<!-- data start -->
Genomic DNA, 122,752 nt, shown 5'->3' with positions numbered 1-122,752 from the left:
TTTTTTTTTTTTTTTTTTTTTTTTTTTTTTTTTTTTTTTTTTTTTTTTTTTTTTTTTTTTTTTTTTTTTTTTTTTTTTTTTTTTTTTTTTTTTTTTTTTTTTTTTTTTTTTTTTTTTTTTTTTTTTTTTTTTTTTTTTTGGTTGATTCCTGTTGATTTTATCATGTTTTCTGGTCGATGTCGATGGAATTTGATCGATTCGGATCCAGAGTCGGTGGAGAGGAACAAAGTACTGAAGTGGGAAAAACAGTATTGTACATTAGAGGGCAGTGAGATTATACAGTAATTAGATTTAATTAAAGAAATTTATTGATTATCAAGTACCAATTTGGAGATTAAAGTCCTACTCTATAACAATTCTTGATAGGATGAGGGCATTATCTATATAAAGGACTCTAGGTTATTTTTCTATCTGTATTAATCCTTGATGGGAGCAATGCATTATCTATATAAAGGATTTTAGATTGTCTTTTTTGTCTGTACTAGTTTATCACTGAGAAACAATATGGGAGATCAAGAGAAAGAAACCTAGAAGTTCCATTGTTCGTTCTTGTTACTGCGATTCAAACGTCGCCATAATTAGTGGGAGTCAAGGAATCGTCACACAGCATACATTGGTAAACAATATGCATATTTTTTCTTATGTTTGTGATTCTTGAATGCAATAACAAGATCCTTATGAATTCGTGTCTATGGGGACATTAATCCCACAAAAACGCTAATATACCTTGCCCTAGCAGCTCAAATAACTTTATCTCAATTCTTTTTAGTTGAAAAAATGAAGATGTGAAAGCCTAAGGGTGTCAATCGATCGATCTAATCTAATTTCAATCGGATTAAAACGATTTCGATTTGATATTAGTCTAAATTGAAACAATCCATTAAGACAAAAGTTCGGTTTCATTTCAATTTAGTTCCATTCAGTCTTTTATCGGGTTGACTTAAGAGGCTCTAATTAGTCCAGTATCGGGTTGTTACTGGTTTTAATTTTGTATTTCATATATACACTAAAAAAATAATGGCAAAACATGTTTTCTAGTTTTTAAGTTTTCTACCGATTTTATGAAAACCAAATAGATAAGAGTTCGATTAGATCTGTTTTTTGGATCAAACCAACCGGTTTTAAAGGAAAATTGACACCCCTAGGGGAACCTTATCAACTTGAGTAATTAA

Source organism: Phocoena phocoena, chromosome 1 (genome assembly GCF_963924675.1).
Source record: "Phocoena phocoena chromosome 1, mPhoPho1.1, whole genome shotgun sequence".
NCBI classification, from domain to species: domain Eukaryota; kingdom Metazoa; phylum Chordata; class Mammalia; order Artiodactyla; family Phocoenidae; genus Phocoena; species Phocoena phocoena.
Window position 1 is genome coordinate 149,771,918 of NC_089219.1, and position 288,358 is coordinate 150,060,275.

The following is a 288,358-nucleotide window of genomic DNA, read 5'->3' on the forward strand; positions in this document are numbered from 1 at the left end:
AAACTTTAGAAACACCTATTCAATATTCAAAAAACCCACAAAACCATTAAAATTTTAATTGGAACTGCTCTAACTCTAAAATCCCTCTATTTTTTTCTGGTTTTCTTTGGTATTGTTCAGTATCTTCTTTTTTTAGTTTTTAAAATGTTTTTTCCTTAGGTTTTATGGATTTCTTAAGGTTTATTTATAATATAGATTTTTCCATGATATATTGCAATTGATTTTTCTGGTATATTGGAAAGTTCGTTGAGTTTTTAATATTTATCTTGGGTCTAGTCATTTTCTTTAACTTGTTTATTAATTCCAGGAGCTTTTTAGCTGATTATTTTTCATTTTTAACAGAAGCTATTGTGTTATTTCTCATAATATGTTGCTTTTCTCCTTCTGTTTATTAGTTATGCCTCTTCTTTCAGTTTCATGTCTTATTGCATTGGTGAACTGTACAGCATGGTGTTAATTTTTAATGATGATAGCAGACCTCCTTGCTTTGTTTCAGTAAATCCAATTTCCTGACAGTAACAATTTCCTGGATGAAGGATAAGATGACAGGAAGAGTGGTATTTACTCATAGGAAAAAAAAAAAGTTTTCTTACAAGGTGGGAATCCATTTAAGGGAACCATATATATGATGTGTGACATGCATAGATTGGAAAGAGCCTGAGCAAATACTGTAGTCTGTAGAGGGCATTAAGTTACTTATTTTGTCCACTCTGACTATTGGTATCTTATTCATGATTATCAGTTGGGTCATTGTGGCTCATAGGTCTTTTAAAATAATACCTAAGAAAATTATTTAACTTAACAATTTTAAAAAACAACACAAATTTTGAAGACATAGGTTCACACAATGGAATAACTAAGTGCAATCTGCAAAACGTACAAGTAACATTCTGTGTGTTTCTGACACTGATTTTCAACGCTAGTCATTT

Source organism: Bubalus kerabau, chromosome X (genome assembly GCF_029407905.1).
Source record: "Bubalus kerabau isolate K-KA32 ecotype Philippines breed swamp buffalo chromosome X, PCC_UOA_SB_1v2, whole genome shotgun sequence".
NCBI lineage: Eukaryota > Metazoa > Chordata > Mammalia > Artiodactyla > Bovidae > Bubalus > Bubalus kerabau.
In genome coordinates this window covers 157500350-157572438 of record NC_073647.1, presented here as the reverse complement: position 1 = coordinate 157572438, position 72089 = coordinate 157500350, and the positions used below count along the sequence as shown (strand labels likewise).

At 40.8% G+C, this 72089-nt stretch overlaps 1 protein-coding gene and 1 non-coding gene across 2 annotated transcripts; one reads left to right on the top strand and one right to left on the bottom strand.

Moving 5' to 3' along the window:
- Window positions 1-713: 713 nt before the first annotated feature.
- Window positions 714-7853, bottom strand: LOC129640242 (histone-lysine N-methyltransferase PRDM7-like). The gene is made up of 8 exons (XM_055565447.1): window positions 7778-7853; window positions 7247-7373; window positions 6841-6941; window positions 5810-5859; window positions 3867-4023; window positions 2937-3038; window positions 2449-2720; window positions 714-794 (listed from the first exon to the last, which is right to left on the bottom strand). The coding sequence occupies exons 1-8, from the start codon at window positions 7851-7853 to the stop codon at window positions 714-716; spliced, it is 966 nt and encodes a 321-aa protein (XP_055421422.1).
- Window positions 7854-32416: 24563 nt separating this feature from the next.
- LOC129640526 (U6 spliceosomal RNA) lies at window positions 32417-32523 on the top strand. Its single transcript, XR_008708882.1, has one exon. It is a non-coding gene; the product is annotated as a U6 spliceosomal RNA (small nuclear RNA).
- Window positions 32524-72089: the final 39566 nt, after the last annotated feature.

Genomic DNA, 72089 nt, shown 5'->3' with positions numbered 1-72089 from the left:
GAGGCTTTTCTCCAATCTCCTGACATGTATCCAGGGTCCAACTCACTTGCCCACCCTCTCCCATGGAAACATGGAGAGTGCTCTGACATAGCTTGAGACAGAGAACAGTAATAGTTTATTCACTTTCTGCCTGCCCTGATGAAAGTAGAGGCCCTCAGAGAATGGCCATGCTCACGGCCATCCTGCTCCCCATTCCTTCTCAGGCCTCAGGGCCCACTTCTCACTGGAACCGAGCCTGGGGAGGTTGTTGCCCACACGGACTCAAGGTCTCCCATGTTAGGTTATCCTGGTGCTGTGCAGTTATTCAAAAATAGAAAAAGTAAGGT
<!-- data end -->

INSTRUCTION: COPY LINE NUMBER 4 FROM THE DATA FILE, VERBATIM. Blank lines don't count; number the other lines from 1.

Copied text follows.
Source record: "Phocoena phocoena chromosome 1, mPhoPho1.1, whole genome shotgun sequence".